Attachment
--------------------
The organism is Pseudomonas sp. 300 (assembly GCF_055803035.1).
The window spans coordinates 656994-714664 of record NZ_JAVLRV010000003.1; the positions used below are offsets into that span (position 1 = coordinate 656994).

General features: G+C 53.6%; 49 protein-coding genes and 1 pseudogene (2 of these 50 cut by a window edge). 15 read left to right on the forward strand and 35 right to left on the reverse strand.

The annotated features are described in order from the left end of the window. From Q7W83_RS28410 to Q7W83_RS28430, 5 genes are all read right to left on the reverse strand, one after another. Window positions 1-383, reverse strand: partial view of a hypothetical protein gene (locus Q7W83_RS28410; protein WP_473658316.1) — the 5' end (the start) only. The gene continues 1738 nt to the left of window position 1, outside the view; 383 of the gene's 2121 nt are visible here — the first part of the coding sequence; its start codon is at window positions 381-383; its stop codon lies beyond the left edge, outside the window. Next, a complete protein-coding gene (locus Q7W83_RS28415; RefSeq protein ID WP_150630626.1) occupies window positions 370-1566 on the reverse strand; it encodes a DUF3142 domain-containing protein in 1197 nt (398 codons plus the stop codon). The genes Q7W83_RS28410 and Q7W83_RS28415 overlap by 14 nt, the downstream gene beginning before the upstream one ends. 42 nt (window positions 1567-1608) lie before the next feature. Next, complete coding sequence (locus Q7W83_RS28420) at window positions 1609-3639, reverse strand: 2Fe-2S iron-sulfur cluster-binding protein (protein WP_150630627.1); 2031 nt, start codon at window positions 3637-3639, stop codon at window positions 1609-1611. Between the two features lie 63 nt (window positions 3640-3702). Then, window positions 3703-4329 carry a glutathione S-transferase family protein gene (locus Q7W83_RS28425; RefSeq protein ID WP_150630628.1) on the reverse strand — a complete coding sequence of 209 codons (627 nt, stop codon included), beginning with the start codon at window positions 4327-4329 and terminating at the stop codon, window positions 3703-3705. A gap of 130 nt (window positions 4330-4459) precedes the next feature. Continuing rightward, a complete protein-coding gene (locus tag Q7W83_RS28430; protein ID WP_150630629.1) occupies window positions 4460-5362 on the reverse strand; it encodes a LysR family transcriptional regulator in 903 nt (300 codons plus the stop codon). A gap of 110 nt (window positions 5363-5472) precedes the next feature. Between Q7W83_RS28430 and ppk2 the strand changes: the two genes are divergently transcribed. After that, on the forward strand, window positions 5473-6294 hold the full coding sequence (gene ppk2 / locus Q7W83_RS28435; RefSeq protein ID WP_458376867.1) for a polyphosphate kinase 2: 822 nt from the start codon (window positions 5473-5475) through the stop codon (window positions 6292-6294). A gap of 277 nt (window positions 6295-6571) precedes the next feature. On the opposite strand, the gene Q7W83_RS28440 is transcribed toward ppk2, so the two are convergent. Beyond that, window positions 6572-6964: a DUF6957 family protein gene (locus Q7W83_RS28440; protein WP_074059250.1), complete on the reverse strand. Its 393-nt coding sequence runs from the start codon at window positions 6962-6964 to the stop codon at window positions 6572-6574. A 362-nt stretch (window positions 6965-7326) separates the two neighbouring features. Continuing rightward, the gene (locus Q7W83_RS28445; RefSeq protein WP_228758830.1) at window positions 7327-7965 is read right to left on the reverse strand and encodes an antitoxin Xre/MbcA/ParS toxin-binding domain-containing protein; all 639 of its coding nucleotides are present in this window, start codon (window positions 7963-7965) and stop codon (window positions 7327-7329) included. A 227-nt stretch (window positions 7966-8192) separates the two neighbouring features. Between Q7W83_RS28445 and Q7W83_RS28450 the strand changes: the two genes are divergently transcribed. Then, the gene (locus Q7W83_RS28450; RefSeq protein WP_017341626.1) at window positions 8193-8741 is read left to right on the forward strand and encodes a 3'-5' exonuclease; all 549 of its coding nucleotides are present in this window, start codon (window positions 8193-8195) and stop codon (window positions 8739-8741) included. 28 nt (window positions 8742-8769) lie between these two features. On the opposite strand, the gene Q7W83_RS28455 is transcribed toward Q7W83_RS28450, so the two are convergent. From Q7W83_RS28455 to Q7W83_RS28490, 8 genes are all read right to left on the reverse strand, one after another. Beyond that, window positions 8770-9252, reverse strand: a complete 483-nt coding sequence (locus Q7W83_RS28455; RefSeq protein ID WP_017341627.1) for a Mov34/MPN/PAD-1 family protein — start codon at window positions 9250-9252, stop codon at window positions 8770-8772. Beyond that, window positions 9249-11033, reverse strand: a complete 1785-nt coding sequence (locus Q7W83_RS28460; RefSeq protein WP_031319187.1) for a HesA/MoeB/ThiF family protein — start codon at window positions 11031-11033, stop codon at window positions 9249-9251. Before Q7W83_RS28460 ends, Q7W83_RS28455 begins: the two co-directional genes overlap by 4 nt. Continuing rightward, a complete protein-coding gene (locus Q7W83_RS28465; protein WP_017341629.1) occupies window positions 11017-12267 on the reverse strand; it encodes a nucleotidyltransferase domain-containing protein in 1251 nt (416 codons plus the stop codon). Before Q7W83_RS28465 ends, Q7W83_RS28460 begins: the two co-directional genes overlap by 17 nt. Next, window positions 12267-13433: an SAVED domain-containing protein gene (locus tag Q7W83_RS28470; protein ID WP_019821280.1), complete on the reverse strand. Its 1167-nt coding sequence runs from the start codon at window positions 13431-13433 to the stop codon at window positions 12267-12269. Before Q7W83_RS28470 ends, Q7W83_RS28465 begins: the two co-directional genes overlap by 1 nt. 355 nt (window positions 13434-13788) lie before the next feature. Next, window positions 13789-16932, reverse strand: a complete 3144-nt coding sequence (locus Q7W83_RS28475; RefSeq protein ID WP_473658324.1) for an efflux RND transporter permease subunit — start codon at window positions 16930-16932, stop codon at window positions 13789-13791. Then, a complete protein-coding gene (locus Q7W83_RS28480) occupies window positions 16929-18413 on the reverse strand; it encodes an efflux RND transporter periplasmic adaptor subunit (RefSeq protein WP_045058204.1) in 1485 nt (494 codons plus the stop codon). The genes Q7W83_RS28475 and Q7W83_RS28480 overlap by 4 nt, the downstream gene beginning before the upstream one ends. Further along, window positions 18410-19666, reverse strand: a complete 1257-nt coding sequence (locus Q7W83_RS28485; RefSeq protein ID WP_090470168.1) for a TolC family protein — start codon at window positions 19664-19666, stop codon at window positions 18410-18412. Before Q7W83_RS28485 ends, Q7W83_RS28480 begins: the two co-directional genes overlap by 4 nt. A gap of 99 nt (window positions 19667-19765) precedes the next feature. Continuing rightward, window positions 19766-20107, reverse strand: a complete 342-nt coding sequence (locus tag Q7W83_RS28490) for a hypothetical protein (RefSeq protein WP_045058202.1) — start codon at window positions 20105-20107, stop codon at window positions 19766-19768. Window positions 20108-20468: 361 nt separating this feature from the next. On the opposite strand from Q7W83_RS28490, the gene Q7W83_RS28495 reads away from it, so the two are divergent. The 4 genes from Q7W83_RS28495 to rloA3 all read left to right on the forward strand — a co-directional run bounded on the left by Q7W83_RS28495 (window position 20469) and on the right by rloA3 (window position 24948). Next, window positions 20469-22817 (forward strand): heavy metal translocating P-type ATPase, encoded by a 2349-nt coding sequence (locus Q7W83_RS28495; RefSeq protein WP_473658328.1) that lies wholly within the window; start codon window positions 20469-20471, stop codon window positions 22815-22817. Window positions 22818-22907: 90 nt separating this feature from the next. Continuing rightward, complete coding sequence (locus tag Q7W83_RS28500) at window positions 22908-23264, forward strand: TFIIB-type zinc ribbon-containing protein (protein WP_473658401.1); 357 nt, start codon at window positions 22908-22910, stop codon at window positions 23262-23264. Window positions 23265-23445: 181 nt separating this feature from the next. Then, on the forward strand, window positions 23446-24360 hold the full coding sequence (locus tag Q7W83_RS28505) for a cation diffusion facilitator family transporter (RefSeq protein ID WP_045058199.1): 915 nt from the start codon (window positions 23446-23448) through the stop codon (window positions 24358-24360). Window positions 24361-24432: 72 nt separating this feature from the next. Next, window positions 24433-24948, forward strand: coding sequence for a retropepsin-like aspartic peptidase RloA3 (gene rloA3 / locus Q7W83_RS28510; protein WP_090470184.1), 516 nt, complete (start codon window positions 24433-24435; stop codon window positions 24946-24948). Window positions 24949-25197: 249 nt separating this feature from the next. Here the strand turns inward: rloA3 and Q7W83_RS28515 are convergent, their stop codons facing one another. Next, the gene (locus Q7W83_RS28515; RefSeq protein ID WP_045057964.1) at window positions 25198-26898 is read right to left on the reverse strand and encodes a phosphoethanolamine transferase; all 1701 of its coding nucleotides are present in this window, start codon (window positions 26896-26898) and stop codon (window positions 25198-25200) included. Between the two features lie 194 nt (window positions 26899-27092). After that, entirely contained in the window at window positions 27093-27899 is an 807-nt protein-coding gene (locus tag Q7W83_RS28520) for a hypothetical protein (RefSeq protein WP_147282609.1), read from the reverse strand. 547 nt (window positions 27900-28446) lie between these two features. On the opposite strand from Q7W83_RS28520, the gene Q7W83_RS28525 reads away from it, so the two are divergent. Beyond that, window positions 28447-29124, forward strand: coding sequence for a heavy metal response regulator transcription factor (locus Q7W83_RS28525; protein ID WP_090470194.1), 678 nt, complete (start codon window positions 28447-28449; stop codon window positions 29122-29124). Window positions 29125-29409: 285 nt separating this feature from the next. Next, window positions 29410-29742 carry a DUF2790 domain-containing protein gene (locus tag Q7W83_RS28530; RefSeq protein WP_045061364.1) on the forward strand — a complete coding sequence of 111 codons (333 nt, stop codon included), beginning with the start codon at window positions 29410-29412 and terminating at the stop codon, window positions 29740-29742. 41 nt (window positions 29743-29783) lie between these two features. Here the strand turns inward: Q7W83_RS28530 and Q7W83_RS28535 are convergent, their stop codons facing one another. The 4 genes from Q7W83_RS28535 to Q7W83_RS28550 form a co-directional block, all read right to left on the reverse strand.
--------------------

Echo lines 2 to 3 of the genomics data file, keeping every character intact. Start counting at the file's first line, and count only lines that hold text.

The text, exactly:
The window spans coordinates 656994-714664 of record NZ_JAVLRV010000003.1; the positions used below are offsets into that span (position 1 = coordinate 656994).

General features: G+C 53.6%; 49 protein-coding genes and 1 pseudogene (2 of these 50 cut by a window edge). 15 read left to right on the forward strand and 35 right to left on the reverse strand.